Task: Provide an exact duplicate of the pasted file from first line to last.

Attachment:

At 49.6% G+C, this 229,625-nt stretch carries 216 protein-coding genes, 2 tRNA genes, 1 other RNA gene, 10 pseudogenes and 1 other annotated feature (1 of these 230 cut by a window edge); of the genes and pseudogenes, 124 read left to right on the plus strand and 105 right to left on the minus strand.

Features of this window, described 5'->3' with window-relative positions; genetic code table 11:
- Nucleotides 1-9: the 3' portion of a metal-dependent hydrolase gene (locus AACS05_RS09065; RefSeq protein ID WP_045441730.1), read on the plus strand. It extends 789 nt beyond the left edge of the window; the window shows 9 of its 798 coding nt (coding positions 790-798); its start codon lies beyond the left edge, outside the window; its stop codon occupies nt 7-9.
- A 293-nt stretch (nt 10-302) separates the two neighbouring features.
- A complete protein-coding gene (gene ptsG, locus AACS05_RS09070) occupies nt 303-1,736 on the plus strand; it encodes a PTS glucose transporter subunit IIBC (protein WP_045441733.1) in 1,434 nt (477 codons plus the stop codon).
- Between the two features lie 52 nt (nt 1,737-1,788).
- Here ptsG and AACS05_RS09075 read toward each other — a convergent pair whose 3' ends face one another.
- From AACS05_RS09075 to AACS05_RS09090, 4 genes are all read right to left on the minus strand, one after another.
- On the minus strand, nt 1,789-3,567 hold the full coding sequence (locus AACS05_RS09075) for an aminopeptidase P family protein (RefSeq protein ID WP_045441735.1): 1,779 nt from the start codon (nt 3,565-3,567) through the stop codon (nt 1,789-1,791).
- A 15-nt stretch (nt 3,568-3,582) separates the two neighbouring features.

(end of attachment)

At 49.6% G+C, this 229,625-nt stretch carries 216 protein-coding genes, 2 tRNA genes, 1 other RNA gene, 10 pseudogenes and 1 other annotated feature (1 of these 230 cut by a window edge); of the genes and pseudogenes, 124 read left to right on the plus strand and 105 right to left on the minus strand.

Features of this window, described 5'->3' with window-relative positions; genetic code table 11:
- Nucleotides 1-9: the 3' portion of a metal-dependent hydrolase gene (locus AACS05_RS09065; RefSeq protein ID WP_045441730.1), read on the plus strand. It extends 789 nt beyond the left edge of the window; the window shows 9 of its 798 coding nt (coding positions 790-798); its start codon lies beyond the left edge, outside the window; its stop codon occupies nt 7-9.
- A 293-nt stretch (nt 10-302) separates the two neighbouring features.
- A complete protein-coding gene (gene ptsG, locus AACS05_RS09070) occupies nt 303-1,736 on the plus strand; it encodes a PTS glucose transporter subunit IIBC (protein WP_045441733.1) in 1,434 nt (477 codons plus the stop codon).
- Between the two features lie 52 nt (nt 1,737-1,788).
- Here ptsG and AACS05_RS09075 read toward each other — a convergent pair whose 3' ends face one another.
- From AACS05_RS09075 to AACS05_RS09090, 4 genes are all read right to left on the minus strand, one after another.
- On the minus strand, nt 1,789-3,567 hold the full coding sequence (locus AACS05_RS09075) for an aminopeptidase P family protein (RefSeq protein ID WP_045441735.1): 1,779 nt from the start codon (nt 3,565-3,567) through the stop codon (nt 1,789-1,791).
- A 15-nt stretch (nt 3,568-3,582) separates the two neighbouring features.